Help young children to never forget
Lest We Forget For some reason I believe strongly that today's children should be reading about the past wars - most especially World War I and World War II. These wars are still recent enough that some children may have grandfathers who fought in World War II - this relationship can put a human face to the experience of these soldiers. I guess I hope that by reading about war and learning about the horror of war that it may go some way toward preventing future war - and trying to find a resolution toward peace in the world today.
There are several new novels for children ages 9-14 this year. They are well written and make the characters of the men involved very human. I especially recommend the following titles.
The Desert Hawk by Barbara Hehner is the true story of J.F. “Stocky” Edwards, Canada's World War II Flying Ace. Jim Edwards was going to high school when war was declared. He joined the RCAF in 1940 and arrived in Grenoch, Scotland on a troop ship - as did my own father - and by that November he was a skilled fighter pilot and stationed in Takoradi, Ghana, and then Cairo, on his way to fight in North Africa. Jim realized that the German fighter pilots were doing the same job that he was - fighting for their country - but with a difference "he believed Germany's leaders had to be stopped. To keep Adolf Hitler and the Nazis from spreading their vile beliefs across the world, he would shoot down as many Luftwaffe planes as he could, without hesitating”. After the North African Campaign ended Jim joined the Canadian Squadron in Italy - he was only 22 years old. Eventually he was part of the sorties across the English Channel into France. Jim chose to stay in the Air Force after the war and retired in 1972, and was awarded the Order of Canada in 2004.
Also by Barbara Hehner is The Tunnel King, the true story of Wally Floody and The Great Escape. Many of us know the famous story The Great Escape written in 1951 by Paul Brickhill, an Australian member of the group, and the film of the same name starring Steve McQueen. Wally Floody was an advisor on the film shoot - because he was there for the real thing. When Wally graduated as a pilot in the RCAF it was made clear that if he were ever taken prisoner by the Germans, it was his duty to try to escape "You've been trained at great expense, and you ought to get back to your squadron and fly again". On his second raid Wally’s plane went down and he was captured near St. Omer, France and transported from one camp to another until he was in a camp in the far east of Germany. There had been many unsuccessful escape attempts at this camp and the plan to dig a tunnel was very organized and considered - it is a fascinating plan.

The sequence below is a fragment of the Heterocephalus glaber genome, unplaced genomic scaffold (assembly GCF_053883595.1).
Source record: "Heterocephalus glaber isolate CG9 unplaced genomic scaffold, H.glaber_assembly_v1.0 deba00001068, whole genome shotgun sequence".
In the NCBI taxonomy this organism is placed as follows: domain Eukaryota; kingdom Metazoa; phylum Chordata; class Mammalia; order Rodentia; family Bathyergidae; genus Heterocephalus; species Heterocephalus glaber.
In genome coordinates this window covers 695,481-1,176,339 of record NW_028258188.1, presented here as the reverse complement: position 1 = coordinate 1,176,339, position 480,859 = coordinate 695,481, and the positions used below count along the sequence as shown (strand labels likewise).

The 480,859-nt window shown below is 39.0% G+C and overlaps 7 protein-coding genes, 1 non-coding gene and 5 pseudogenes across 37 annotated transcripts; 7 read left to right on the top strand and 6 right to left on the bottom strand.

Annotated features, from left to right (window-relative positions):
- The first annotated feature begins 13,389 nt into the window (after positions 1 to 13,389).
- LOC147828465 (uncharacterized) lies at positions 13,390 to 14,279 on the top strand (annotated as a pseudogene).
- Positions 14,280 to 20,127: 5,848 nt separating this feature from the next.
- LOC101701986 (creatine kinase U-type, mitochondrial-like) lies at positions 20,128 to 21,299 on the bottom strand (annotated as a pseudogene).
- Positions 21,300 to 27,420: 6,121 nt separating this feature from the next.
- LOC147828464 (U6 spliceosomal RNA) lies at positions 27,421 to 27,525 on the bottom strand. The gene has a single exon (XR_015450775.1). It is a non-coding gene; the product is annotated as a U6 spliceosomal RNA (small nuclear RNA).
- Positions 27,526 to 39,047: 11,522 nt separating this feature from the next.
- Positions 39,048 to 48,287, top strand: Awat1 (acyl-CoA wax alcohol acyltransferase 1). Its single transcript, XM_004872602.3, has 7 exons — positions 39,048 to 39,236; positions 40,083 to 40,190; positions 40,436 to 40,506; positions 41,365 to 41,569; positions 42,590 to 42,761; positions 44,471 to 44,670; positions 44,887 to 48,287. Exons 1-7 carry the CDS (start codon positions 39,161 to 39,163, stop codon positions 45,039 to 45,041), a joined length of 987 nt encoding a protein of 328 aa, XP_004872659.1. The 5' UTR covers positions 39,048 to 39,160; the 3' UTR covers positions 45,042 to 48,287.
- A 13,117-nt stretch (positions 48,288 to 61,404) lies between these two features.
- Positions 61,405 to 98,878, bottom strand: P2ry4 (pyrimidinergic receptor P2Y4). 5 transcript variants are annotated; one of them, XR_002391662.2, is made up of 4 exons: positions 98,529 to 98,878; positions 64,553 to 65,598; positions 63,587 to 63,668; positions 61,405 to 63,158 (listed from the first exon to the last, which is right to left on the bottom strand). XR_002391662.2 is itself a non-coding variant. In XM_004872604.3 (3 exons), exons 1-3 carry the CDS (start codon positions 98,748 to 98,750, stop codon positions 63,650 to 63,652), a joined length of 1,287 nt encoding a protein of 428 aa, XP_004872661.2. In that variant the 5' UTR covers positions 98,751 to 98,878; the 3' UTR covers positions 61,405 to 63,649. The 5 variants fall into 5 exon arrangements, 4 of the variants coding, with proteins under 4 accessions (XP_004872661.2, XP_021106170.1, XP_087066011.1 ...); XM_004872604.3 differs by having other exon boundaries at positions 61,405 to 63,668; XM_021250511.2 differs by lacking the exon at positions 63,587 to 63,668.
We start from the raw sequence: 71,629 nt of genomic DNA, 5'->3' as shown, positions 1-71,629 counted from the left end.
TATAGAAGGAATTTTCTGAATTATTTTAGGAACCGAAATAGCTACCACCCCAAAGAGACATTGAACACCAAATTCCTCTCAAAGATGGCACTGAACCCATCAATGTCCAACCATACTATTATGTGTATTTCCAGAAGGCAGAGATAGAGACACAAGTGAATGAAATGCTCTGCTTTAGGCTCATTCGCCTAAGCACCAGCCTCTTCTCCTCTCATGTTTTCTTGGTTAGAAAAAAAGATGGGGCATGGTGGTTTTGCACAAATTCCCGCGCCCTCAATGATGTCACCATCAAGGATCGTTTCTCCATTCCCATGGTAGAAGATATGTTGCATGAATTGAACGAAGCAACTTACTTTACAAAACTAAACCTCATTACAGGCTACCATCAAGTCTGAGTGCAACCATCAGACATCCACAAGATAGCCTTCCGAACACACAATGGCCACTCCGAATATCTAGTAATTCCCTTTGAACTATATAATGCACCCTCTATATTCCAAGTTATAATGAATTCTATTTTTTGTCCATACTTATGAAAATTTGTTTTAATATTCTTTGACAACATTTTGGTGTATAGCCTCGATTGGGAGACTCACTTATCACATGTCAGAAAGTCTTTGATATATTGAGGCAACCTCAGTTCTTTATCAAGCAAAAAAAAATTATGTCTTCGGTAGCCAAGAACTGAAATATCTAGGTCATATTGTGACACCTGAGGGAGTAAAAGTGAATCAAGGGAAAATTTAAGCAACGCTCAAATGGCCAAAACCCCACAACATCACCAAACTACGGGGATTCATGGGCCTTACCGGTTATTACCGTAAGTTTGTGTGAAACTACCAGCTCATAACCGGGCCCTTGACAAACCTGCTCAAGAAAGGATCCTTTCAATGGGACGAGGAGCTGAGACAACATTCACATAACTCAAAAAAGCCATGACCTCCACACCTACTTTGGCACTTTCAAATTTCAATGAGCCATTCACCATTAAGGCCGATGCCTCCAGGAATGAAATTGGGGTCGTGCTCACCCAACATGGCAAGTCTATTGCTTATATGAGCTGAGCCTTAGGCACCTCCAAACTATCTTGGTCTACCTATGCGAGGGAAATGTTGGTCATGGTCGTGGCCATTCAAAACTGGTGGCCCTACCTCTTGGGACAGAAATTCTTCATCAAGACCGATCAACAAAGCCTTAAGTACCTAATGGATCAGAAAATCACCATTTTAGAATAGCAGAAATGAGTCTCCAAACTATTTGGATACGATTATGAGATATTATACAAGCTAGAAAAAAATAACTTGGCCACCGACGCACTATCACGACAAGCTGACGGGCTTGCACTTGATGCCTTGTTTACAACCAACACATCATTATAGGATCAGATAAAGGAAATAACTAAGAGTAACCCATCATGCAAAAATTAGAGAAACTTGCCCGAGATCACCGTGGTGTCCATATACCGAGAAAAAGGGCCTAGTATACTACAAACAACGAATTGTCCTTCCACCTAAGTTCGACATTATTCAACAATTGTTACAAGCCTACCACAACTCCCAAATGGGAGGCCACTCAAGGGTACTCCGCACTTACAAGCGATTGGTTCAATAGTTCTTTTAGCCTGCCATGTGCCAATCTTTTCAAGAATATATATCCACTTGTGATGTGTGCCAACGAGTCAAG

Wally had been a miner in Northern Ontario, a skill now of great use in this ambitious plan. The guards, however, became suspicious shortly before the escape, Wally’s involvement was suspected, and he was moved to another camp. Ironically this probably saved his life, as almost all of those who escaped were captured and executed.
Thank you to Barbara Hehner. She has made these books absolutely captivating, the reader proud to be a Canadian, and an honour to these men and other who gave their youth - and their lives in some cases - for our freedom today.
Two volumes of historical fiction are also new this fall. Battle of Britain - Harry Woods, England 1939-1941 by Chris Priestly, is the fictional story of a boy who wanted to fly and becomes a pilot during World War II. Harry's sister Edith is a nurse in London and he becomes a Spitfire pilot. We read about the stress of the mission and the frustration and exhaustion.
There are descriptions of the bombing of London, the beauty of flying over the English countryside, and the downing of German planes over the Thames. There are the Polish pilots coming to England after escaping from Europe so that they can fight with the British.
There are wonderful quotations from Churchill’s speeches that Jim and his parents listen to on the radio. This is a very vivid picture of the British experience of the war - and their great fear that they would not succeed in defeating Hitler.
The companion book is a World War I story - The Trenches - Billy Stevens, The Western Front 1914-1918. The young men are enlisting - boys really - going off to war. Defending their country is the manly thing to do - and an adventure. They very quickly, however, discover the misery of life in the trenches - the cold, the wet, the mud, and the dead. Their own dead, and the enemy. “What struck me about these dead Germans, though, was how young many of them looked. So many of them were just boys of about fourteen and fifteen, some even younger. Then it struck me that me and so many of the others on our side only felt old. I was just seventeen. Some of our soldiers were only fourteen or fifteen. We were still just boys.” Morale becomes poor as months become years - there is a great divide between the officers and the enlisted men. Billy Stevens is wounded, but not killed as so many of his friends are. These books all are complete with historical notes and timelines, and a few photographs.
Lest we forget. Don't let the human face of war become only history.